Allelic variation among accessions of Ae. tauschii is generally greater than in the corresponding regions on the D-genome of hexaploid wheat, reflecting the genetic bottleneck that results from polyploidization (Caldwell et al., 2004). However, the tandem repeats upstream of TaALMT1 represent allelic variation in T. aestivum that is absent from Ae. tauschii. The simplest explanation for the absence of these promoter alleles among the 360 Ae. tauschii accessions tested here is that they appeared in hexaploid wheat during the last approximately 10 000 years. How these tandem repeats arose is unclear, but the rolling-circle DNA replication machinery used by transposable elements such as Helitrons might be involved, as suggested previously for the appearance of repeated regions within the barley Mlo gene (Piffanelli et al., 2004), especially as mobile elements can be activated by allopolyploidy in cereals (Feldman and Levy, 2005). This burst of allelic variation in hexaploid wheat is consistent with the genome plasticity that arises from polyploidy, and exemplifies how allopolyploidy can accelerate evolution (Feldman and Levy, 2005; Dubcovsky and Dvorak, 2007). The alternative explanation is that the seven promoter alleles detected in hexaploid wheat are present in Ae. tauschii but not in the accessions that we examined. This explanation is less likely as we tested several hundred accessions collected from throughout its distribution range. Furthermore, hexaploid wheat would need to have been generated by at least five independent hybridization events between the tetraploid and diploid progenitors to explain the allelic diversity present in modern genotypes (Sasaki et al., 2006; Raman et al., 2008). Current evidence supports a model in which modern hexaploid wheat is largely derived from two independent hybridization events (Caldwell et al., 2004; Dubcovsky and Dvorak, 2007).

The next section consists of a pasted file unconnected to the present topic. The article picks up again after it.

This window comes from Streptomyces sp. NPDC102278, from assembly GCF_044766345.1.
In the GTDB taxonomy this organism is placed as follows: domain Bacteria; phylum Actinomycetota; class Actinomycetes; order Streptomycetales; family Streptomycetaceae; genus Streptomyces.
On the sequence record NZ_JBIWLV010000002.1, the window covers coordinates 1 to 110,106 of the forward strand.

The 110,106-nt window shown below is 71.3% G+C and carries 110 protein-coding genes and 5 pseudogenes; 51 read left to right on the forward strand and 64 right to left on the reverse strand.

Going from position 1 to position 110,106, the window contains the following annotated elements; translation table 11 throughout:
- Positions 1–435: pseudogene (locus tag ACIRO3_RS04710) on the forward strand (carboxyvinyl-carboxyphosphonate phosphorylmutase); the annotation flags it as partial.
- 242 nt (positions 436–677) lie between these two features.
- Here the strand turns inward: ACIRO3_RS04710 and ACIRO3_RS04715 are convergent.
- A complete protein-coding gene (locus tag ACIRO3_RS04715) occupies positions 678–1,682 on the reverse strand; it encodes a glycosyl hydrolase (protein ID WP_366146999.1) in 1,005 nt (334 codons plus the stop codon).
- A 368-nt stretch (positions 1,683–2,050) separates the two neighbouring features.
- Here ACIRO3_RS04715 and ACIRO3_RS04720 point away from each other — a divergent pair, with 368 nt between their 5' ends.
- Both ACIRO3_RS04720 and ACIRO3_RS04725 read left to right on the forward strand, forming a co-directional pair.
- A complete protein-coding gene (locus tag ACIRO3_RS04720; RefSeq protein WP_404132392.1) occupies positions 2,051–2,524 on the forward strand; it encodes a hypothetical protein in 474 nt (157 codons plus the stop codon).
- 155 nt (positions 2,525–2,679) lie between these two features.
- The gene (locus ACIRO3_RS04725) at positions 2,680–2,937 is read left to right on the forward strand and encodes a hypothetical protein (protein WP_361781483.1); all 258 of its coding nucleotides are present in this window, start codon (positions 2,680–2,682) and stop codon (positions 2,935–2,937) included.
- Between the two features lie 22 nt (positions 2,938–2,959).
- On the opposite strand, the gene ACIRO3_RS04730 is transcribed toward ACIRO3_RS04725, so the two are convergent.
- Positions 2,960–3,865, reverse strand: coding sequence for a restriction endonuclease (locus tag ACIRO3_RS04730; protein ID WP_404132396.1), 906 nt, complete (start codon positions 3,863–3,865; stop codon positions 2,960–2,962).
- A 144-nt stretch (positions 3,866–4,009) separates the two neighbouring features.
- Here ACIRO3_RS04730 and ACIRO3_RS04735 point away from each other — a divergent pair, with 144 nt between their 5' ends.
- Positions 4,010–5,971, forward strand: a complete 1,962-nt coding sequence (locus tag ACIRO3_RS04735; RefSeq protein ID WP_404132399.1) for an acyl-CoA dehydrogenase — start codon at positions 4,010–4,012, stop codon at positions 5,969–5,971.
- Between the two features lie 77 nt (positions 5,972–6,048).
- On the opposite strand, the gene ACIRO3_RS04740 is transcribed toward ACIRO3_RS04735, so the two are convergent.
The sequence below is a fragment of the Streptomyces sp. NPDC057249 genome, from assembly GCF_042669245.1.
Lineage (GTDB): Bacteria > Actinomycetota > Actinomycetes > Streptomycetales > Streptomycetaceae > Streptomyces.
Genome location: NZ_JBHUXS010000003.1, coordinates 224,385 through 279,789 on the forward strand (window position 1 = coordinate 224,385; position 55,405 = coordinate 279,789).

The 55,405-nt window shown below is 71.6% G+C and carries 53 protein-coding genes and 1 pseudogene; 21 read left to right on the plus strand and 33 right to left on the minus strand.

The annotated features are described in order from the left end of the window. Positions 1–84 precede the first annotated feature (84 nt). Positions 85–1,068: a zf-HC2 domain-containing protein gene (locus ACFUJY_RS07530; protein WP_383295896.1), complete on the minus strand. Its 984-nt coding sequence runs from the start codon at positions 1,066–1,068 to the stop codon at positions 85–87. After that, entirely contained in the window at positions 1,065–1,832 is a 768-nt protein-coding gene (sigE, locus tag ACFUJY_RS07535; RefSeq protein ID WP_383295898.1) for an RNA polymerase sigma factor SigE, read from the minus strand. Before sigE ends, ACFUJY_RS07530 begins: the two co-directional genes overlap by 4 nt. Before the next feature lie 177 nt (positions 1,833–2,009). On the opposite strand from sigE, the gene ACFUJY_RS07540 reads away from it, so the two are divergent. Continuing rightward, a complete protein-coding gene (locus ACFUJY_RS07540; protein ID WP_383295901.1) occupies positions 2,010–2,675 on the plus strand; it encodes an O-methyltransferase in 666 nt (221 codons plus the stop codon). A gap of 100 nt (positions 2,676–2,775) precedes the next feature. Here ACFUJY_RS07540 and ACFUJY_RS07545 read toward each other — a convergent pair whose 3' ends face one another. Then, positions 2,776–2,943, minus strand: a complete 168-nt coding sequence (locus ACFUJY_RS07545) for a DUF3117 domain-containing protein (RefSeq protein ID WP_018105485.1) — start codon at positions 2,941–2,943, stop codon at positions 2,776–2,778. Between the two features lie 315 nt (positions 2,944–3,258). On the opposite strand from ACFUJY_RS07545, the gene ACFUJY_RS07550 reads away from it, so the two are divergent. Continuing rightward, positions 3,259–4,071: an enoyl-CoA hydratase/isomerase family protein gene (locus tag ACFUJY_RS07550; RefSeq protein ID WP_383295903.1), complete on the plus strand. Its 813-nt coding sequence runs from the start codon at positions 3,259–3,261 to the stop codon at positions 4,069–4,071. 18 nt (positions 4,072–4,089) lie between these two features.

Seven promoter alleles have been identified in TaALMT1 to date, based on the various patterns of tandemly repeated elements (Sasaki et al., 2006; Raman et al., 2008). Some of these alleles have the same pattern of repeats and differ only in the number of repeats (e.g. types IV and V, and types VI and VII; Sasaki et al., 2006). It is plausible that these are derived from one another as a result of unequal cross-overs during recombination (Delhaize et al., 2007; Raman et al., 2008). However, alleles with distinct patterns of repeats, such as types V and VI examined here, are likely to have arisen independently. As none of the Ae. tauschii accessions had AetALMT1 promoters that contained repeats, the enhanced AetALMT1 expression measured in the five Al3+-resistant accessions must be controlled by sequences beyond the promoter region analysed here. Most transcriptional enhancers lie within the first kilobase upstream of the transcription start site, but regulatory elements can be more distant or occur elsewhere in the genome (Blackwood and Kadonaga, 1998). ‘Cranbrook’ is one of very few Al3+-resistant cultivars of hexaploid wheat that lacks tandem repeats upstream of TaALMT1. Interestingly, Cranbrook is a moderately resistant cultivar (Figure 1a) that shares identical coding and promoter sequences with the resistant accessions of Ae. tauschii and aligns near them in cladograms generated from regions 2 and 3 (Figure S1) (Raman et al., 2008). One explanation for this finding is that Cranbrook inherited its Al3+ resistance trait unchanged from the original D-genome donor.